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Fast and fuzzy client-side search with Lunr.js and Drupal

For a recent project a client asked us to investigate an "instant search" feature, where as the user begins to type, suggestions for matching pages appear immediately. The following post introduces the Search API Lunr module and how it solved this problem for us.

by sam.becker /

Lunr.js is an implementation of a search index written entirely in JavaScript. Using the library, you can generate an index of content and then query the index with search terms. The library supports a powerful ranking system, per-field boosting, partial and fuzzy matches as well as a plugin system for processing keywords during indexing and querying. This library turned out to be a good choice for the instant search feature, as well as the primary search interface for the site. The quality of search results returned from Lunr seems to stack up well against other solutions like Solr, when configured in similar fashion.

Search API Lunr results

In order to integrate Lunr with Drupal, the existing Lunr search module was evaluated, however the architecture was based around pre-building a Lunr index and distributing that index to clients. While this has the advantage of speeding up searches and is more performant for users of static sites, it requires a long build process to take place when content is updated, either by the site editors in a browser or via Node.js running on the server. Additionally, as search results are matched by the index, the associated document is downloaded separately during rendering, which wasn't going to cut it for an instant search that is expected to provide immediate feedback.

Given the target site for this feature was an integrated Drupal back-end, the design goals were:

  1. Unaffected content authoring workflow for content editors, with no latency between content changing and results appearing in search.
  2. No additional Node.js dependency on the server.
  3. No additional dependency on a build process (ie, unattended content changes such as scheduled updates would continue to work).
  4. Indexing across multiple entity types and bundles.

To address these points, an alternative implementation based on a custom Search API back-end was created in the Search API Lunr module. The module manages to overcome some of the difficulty in creating a pre-built index by pushing the collection of documents to users, then allowing the browser of each user to build their own index. After indexing, the results are cached locally until such time as it needs to be rebuilt.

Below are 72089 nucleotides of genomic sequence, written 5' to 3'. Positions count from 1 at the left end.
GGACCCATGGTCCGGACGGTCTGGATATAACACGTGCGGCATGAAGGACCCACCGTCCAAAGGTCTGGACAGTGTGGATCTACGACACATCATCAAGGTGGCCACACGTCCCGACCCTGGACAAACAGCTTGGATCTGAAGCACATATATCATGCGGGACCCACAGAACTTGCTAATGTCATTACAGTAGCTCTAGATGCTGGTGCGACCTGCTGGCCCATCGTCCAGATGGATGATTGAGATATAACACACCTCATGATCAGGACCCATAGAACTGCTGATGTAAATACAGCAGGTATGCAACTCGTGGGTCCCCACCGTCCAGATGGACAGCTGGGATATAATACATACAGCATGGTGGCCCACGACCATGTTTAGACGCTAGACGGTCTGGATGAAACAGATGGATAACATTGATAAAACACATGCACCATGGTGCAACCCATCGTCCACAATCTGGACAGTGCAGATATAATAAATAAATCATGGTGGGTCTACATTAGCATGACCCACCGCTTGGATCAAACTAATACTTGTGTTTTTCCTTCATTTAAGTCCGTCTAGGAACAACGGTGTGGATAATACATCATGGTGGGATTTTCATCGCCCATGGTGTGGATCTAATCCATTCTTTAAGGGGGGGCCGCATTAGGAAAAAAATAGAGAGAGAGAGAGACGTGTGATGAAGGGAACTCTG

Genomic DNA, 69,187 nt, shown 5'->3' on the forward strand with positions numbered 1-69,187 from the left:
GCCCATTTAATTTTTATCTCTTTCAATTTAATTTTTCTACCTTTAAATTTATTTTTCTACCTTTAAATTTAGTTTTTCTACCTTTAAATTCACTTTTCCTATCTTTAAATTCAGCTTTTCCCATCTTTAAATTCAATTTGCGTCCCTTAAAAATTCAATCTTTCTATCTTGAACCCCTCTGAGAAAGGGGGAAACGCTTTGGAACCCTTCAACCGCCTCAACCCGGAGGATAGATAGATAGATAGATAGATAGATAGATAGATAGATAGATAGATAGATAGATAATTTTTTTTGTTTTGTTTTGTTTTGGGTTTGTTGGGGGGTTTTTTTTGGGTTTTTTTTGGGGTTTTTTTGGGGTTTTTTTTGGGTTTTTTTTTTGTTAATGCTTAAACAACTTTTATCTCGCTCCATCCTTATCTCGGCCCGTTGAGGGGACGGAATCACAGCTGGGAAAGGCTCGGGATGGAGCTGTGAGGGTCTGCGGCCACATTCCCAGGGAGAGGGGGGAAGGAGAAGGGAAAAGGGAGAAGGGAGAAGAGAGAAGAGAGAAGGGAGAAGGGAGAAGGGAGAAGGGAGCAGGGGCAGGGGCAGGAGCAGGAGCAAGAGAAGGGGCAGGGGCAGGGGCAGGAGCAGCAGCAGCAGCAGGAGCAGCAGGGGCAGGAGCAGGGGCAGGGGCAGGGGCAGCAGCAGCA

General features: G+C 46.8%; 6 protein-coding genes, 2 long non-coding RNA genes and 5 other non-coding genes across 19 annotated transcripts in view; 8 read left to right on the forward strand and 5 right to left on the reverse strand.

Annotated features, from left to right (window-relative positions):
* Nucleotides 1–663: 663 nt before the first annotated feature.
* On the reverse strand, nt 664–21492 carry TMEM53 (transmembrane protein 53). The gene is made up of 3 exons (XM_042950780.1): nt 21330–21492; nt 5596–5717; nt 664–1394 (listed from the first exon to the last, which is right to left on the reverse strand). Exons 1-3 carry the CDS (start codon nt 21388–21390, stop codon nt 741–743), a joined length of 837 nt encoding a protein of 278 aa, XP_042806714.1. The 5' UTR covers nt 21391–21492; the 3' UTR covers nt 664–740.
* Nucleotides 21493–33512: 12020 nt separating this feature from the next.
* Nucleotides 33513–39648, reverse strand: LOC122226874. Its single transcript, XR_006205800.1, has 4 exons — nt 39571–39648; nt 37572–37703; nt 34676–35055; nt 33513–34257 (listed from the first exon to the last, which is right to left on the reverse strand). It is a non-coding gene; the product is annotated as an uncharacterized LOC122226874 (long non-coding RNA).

Search API Lunr administration

To build the collection of documents that are sent to the client, Search API can be used by developers in the same way as other back-ends are configured. Tasks such as the following can be performed as expected:

  • Configuring which entity types and bundles appear in the index.
  • Configuring which fields are indexed and the process pipeline applied to each.
  • Administrative tasks such as flushing and rebuilding the index.

While requiring clients to generate a relatively expensive search index carries with it some practical limits, I've found it to perform with up to around 2000 or so large content pages generated with devel_generate. Putting it into action, the results of the instant search are relatively snappy and provide high quality results, even when given misspellings and partial words.

The JavaScript API shipped with the module is designed to give developers easy access to query and access documents from the index (which both the search page and block each consume for their functionality). To run a query against the Lunr index on any page or to gain direct access to the underlying hydrated Lunr.js object, developers only need the ID of the Search API server and index that was configured in Drupal. Here is a minimal example of the API in action, fetching a list of blog posts matching "foo", then firing an alert and redirecting to the first result:

(function(api) {
   const blogIndex = api.getServer('lunr').getIndex('blog_content');'foo').then((results) => {
     const firstResult = results.shift();
     alert(`Found a blog post! ${firstResult.getLabel()}`);
     window.location = firstResult.getUrl();

It's worth noting that any number of indexes can be configured and that downloading and indexing the documents only occurs when a query is actually executed. In the out of the box use case, no cost is incurred for any sessions that don't actually make use of search. For optimisation purposes, a light index (perhaps including only the titles of documents) could be built for the autocomplete feature, with a larger index only used once a search form is actually submitted.

The module is still in an early alpha state however feedback is always welcome. For sites with a small to medium number of pages, perhaps the module could be a useful tool for providing high quality search results, without the overhead of provisioning and maintaining additional infrastructure like Solr.


Search API, Lunr

Posted by sam.becker
Senior Developer